Guest Post by Caroline O’Neil
Don’t let the girly pink colour scare you away. The Cosmopolitan, or informally known as a Cosmo, is a relatively new cocktail that was created in 1985. The Cosmo has become very popular in recent years with the help of one of my favourite shows Sex and the City. Since the Cosmo was mentioned so many times on the show, I decided to give it a try. The Cosmo is made with Vodka, Cointreau or Triple Sec, cranberry juice, fresh-squeezed lime juice and is served in a martini glass. Personally, I have still not learned to appreciate a real martini because the alcohol is too overpowering for my taste buds. I need to have something mixed in with it to help tone down the alcohol. I still remember the first time I tried a martini because it left my hair standing on end. I will simply sit back and admire James Bond as he sips his “shaken, not stirred” martini. I do not have the palate for the traditional martini so I have explored the alternatives. There are so many different flavoured martinis out there to try, but the Cosmo is definitely at the top of my list.
I certainly enjoy a good Cosmo, but I like it even more because the cranberry juice found in the Cosmo has been shown to have health benefits. Cranberries are a healthy fruit that are a good source of vitamin C, vitamin A, potassium, fibre and antioxidants. Antioxidants are dietary substances that help prevent or fix damage to your cells. Researchers have shown that cranberry juice plays a significant role in preventing urinary tract infections and helps reduce the risk of heart disease, cancer, ulcers and gum disease. Remember that the best cranberry juice should be 100% juice with no preservatives, artificial flavours or colours. Please remember that it is the cranberry juice in the Cosmo that has health benefits and not the Cosmo itself. I wouldn’t want anyone going out and start drinking buckets of Cosmos.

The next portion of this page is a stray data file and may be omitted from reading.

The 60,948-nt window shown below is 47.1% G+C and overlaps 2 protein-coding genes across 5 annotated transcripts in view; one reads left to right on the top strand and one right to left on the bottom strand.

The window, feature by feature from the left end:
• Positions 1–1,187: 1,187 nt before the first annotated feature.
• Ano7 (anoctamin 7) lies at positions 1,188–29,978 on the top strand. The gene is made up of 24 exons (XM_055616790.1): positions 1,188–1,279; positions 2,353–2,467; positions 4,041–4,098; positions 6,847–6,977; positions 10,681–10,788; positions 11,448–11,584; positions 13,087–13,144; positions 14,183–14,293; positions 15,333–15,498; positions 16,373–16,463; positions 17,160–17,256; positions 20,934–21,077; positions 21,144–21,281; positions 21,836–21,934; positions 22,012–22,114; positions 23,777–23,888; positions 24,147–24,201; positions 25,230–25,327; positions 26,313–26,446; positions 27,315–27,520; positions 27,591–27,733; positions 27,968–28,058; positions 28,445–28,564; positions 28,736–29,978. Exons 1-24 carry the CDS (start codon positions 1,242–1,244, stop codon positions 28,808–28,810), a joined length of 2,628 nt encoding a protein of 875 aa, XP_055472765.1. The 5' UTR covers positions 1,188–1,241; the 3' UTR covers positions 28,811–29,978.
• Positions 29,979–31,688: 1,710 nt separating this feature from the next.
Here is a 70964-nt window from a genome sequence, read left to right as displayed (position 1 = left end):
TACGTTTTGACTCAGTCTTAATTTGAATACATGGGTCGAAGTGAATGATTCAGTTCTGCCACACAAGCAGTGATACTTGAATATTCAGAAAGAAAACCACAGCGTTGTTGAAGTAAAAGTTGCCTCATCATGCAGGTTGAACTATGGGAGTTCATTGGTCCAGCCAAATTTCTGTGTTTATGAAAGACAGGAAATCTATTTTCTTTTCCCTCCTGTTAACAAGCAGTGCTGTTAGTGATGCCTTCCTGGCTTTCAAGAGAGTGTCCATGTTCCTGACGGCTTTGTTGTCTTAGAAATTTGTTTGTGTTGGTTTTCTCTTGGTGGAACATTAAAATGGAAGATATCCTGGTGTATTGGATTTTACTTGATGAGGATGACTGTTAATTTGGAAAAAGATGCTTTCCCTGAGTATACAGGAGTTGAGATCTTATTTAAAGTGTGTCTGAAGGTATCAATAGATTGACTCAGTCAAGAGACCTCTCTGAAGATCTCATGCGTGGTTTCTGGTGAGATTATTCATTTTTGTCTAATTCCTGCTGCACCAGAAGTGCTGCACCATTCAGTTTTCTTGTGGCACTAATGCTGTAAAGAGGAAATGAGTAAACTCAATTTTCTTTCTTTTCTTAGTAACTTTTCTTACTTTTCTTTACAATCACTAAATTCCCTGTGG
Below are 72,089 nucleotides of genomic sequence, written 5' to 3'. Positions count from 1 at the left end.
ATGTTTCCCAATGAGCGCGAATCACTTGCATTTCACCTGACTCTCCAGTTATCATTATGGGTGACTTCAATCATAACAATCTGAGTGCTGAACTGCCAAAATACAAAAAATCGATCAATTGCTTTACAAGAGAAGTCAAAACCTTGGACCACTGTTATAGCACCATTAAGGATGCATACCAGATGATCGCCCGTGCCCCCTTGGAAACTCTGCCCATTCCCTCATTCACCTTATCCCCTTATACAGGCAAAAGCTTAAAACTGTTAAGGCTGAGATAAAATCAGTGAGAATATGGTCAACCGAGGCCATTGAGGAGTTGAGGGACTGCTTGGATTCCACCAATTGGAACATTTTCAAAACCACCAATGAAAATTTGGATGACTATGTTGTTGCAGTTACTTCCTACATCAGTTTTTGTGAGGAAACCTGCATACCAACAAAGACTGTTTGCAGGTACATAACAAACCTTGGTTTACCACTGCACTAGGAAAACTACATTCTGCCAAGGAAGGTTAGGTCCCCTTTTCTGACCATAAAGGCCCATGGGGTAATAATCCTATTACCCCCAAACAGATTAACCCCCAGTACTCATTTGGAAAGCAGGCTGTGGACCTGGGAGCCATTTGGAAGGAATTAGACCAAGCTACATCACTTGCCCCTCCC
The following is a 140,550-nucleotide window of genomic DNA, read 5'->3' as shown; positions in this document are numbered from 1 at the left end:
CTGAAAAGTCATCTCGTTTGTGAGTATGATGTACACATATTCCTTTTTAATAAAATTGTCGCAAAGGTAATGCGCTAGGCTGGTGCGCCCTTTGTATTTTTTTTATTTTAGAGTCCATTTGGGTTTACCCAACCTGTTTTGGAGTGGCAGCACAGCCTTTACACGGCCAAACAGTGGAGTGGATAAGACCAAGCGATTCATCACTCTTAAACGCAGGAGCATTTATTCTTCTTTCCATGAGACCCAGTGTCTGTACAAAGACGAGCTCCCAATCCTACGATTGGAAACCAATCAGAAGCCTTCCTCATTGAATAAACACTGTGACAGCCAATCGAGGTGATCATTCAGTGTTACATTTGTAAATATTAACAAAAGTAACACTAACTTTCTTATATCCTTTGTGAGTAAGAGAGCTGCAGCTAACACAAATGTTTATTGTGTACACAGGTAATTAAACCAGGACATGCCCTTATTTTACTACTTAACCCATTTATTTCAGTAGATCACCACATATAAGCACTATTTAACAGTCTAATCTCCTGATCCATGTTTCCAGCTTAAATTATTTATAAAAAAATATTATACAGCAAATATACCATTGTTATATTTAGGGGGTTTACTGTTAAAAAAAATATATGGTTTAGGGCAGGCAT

1½ oz Vodka
¾ oz Cointreau or Triple Sec
¾ oz Cranberry juice
½ oz fresh lime juice
Pour the vodka, Cointreau or Triple Sec, cranberry juice and lime juice into a cocktail shaker half-filled with ice cubes. Shake well, strain into a martini glass, garnish with a lime slice and serve.
Now should we follow 007 and shake the martini or should it be stirred?
There are many theories why James Bond may have ordered his martini “shaken, not stirred”. Shaking the martini with ice definitely makes the drink colder than if it was stirred. Darcy has already explained the importance of ice in cocktails. Some believe that stirring a martini diminishes it’s flavour but others think that shaking it can bruise the gin or vodka. Interestingly, scientists in my backyard at the University of Western Ontario completed a study showing that shaken (not stirred) martinis had a higher antioxidant potential. Again antioxidants have been shown to be important for preventing diseases.
The desired appearance of the martini must also be taken into consideration. The shaken martini’s tend to be cloudier than stirred martini’s because small fragments of ice are introduced while shaking. As you can see, there are a lot of things to consider when making a martini. With a Cosmopolitan you definitely want to shake it to get the bright pink colour. That’s part of the appeal of this drink.
Writer, author of Fix the Pumps, chemist, beekeper and general do-er-of-things, Darcy can generally be found looking for new and interesting things to do, usually over a cocktail. Currently working on more soda fountain history.